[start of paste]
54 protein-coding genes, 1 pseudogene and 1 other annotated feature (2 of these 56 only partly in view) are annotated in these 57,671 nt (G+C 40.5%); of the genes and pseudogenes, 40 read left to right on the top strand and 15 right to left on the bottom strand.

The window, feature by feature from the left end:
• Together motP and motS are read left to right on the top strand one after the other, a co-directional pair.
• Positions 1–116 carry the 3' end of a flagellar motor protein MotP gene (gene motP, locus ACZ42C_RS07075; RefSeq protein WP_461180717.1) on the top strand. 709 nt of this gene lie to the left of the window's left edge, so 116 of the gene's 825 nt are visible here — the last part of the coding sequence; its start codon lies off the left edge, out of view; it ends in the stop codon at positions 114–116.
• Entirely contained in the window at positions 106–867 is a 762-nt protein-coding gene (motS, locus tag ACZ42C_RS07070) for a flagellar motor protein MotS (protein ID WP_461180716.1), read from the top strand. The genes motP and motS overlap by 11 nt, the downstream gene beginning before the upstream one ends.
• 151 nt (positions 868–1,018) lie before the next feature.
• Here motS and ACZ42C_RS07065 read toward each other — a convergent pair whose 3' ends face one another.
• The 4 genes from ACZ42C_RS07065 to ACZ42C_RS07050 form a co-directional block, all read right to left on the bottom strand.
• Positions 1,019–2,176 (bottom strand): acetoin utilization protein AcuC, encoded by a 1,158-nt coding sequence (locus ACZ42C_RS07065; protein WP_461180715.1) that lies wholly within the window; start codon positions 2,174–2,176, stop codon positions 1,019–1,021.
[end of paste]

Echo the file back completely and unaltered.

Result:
54 protein-coding genes, 1 pseudogene and 1 other annotated feature (2 of these 56 only partly in view) are annotated in these 57,671 nt (G+C 40.5%); of the genes and pseudogenes, 40 read left to right on the top strand and 15 right to left on the bottom strand.

The window, feature by feature from the left end:
• Together motP and motS are read left to right on the top strand one after the other, a co-directional pair.
• Positions 1–116 carry the 3' end of a flagellar motor protein MotP gene (gene motP, locus ACZ42C_RS07075; RefSeq protein WP_461180717.1) on the top strand. 709 nt of this gene lie to the left of the window's left edge, so 116 of the gene's 825 nt are visible here — the last part of the coding sequence; its start codon lies off the left edge, out of view; it ends in the stop codon at positions 114–116.
• Entirely contained in the window at positions 106–867 is a 762-nt protein-coding gene (motS, locus tag ACZ42C_RS07070) for a flagellar motor protein MotS (protein ID WP_461180716.1), read from the top strand. The genes motP and motS overlap by 11 nt, the downstream gene beginning before the upstream one ends.
• 151 nt (positions 868–1,018) lie before the next feature.
• Here motS and ACZ42C_RS07065 read toward each other — a convergent pair whose 3' ends face one another.
• The 4 genes from ACZ42C_RS07065 to ACZ42C_RS07050 form a co-directional block, all read right to left on the bottom strand.
• Positions 1,019–2,176 (bottom strand): acetoin utilization protein AcuC, encoded by a 1,158-nt coding sequence (locus ACZ42C_RS07065; protein WP_461180715.1) that lies wholly within the window; start codon positions 2,174–2,176, stop codon positions 1,019–1,021.